In: Physics

# What is the magnitude of the electric field at the dot in the figure? (Figure 1)

Part A

What is the magnitude of the electric field at the dot in the figure? (Figure 1)

E = _________V/m

Part B

What is the direction of the electric field at the dot in the figure? Choose the best answer.

• (a) the negative x-axis.
• (b) the positive x-axis.
• (c) 45 below -x-axis
• (d) 45 below +x-axis

## Solutions

##### Expert Solution

Concept and reason

The concepts used are the electric field and the equipotential lines. Using the relation between the electric field and the potential difference between the plates of the capacitor, we can determine the magnitude of the electric field at the dot. The relation between the equipotential lines and the electric field lines is used to calculate the electric field vector's direction at the dot.

Fundamentals

The electric field defined as the region surrounded all over the charged particle within which another particle experiences the force. The relation between the electric field and the potential difference between the plates of the capacitor is given by, $$E=\frac{V}{d}$$

Here, $$\mathrm{V}$$ is the potential difference between the plates of the capacitor, $$\mathrm{E}$$ is the electric field, and $$\mathrm{d}$$ is the separation between the plates of the capacitor. The equipotential lines are the contour lines of equal electric potential. The electric field lines and the equipotential lines are mutually perpendicular to each other.

Part A

The expression for the strength of the electric field $$\mathrm{E}$$ in terms of the potential difference $$\mathrm{V}$$ and the separation between the plates $$\mathrm{d}$$ is given by, $$E=\frac{V}{d}$$

Substitute $$200 \mathrm{~V}$$ for $$\mathrm{V}$$ and $$1.0 \mathrm{~cm}$$ for $$\mathrm{d}$$ in above equation as follows:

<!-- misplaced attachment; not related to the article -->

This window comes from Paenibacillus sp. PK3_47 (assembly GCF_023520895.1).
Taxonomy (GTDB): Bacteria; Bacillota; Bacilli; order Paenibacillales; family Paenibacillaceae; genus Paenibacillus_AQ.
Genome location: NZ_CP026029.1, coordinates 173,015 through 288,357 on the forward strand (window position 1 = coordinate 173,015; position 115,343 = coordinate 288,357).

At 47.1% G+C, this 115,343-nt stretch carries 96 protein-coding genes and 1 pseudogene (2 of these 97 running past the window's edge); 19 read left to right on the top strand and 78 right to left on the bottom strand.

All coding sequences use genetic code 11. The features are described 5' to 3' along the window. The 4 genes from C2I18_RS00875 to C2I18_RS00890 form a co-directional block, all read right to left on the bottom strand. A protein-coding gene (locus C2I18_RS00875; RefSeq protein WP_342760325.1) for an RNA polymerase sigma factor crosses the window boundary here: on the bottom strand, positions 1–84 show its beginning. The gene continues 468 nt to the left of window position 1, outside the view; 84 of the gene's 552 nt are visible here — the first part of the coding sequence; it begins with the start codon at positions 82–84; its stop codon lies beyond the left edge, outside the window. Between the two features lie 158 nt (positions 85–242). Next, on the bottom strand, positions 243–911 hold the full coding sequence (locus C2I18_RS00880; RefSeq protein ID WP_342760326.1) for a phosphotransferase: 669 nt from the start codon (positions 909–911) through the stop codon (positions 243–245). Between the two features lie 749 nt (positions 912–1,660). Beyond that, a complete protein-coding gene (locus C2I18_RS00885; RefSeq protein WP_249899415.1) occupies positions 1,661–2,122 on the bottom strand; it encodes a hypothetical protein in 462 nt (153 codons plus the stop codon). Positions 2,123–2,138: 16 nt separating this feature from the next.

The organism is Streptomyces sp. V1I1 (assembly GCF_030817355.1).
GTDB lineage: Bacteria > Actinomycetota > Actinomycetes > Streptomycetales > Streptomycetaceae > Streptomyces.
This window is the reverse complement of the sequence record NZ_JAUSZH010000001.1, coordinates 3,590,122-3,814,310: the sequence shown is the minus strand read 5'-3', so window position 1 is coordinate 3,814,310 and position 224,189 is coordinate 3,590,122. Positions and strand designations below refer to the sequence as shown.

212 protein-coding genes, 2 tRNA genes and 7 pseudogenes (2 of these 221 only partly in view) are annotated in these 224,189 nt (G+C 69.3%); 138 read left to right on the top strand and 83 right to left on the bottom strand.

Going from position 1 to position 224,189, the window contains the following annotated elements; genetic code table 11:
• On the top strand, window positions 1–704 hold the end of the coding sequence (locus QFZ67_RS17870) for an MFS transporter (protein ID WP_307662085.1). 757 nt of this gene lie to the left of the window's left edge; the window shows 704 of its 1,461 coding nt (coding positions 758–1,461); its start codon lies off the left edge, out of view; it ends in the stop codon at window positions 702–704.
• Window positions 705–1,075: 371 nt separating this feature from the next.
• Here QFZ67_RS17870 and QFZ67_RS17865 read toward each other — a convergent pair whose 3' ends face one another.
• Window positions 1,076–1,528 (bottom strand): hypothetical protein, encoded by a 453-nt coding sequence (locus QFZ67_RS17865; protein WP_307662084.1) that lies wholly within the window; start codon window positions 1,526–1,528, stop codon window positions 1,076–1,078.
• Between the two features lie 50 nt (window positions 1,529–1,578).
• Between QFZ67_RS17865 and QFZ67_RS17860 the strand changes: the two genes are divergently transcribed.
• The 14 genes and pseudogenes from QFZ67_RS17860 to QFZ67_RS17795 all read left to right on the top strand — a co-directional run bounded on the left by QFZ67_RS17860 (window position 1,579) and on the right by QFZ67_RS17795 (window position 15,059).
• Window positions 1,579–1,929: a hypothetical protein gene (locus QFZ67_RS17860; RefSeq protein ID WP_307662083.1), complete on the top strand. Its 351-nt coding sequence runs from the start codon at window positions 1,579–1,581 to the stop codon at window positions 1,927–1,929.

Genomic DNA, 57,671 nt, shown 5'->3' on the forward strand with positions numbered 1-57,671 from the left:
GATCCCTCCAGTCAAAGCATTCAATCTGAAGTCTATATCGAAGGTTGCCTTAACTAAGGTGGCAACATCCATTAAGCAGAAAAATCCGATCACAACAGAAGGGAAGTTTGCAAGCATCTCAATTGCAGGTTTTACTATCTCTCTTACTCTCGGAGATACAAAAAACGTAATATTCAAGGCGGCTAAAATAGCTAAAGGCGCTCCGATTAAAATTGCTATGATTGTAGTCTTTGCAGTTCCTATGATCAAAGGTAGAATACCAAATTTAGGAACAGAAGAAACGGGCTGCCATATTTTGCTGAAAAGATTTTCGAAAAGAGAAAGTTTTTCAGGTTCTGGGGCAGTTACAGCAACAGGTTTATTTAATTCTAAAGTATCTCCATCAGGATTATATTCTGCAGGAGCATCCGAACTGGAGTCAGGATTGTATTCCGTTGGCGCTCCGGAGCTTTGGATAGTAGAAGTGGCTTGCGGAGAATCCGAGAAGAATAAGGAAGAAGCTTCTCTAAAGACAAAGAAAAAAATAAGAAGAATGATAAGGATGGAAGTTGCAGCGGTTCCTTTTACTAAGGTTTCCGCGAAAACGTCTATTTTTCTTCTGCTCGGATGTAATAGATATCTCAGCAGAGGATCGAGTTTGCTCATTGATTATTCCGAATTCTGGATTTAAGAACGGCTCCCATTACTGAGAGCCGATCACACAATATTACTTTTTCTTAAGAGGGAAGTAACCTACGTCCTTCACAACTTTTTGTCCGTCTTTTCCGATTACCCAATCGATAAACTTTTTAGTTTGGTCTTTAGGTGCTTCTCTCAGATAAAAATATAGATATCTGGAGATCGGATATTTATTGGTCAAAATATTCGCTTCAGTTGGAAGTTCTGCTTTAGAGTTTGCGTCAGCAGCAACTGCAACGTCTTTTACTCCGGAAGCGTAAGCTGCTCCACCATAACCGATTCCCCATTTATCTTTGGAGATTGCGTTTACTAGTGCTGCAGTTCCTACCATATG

\begin{aligned} E &=\frac{200 \mathrm{~V}}{1.0 \mathrm{~cm}\left(\frac{10^{-2} \mathrm{~m}}{1 \mathrm{~cm}}\right)} \\ &=20,000 \mathrm{~V} / \mathrm{m} \end{aligned}

After rounding off the final answer to two significant figures the strength of the electric field is $$2.0 \times 10^{4} \mathrm{~V} / \mathrm{m}$$.

Part A The strength of the electric field is $$2.0 \times 10^{4} \mathrm{~V} / \mathrm{m}$$.

The electric field strength is inversely proportional to the distance and directly proportional to the potential difference. In a measured number, all the digits, including the estimated digit, are the significant figures. The nonzero numbers are counted as significant figures, and depending upon the position of the zero, it is considered a significant number. It is not significant when it is at the beginning of a decimal number.

Part B

From the figure, it is clear that the equipotential lines are parallel to each other, and one of them is passing through the dot. The following figure shows the direction of the electric field. The line drawn perpendicular to the equipotential lines and passing through the dot represents the electric field's direction. So, a perpendicular line is drawn to the equipotential lines from the dot. Now, used the property of the triangle that is the total angle is equal to 180 degrees. From the triangle rule, if two of the angles are 90 degrees and 45 degrees, then the third angle must be equal to 45 degrees only. Thus, from the above-provided figure, it can be concluded that the angle made by the electric field with the x-axis is 45 degrees, and it is measured below the negative x-axis.

Part B The electric field makes an angle of $$45^{\circ}$$ with the negative $$\mathrm{x}$$ - axis.

The equipotential lines making an angle of $$45^{\circ}$$ with the $$x$$ - axis and the equipotential lines and electric field lines are perpendicular to each other and the equipotential lines, electric field and the $$x$$ - axis forms right-angled triangle. In the triangle, the sum of the angles is $$180^{\circ}$$. The sum of the two angles is $$135^{\circ}$$ and hence, the other angle should be $$45^{\circ}$$. There, the concept of vertically opposite angles is used to find the electric field's angle.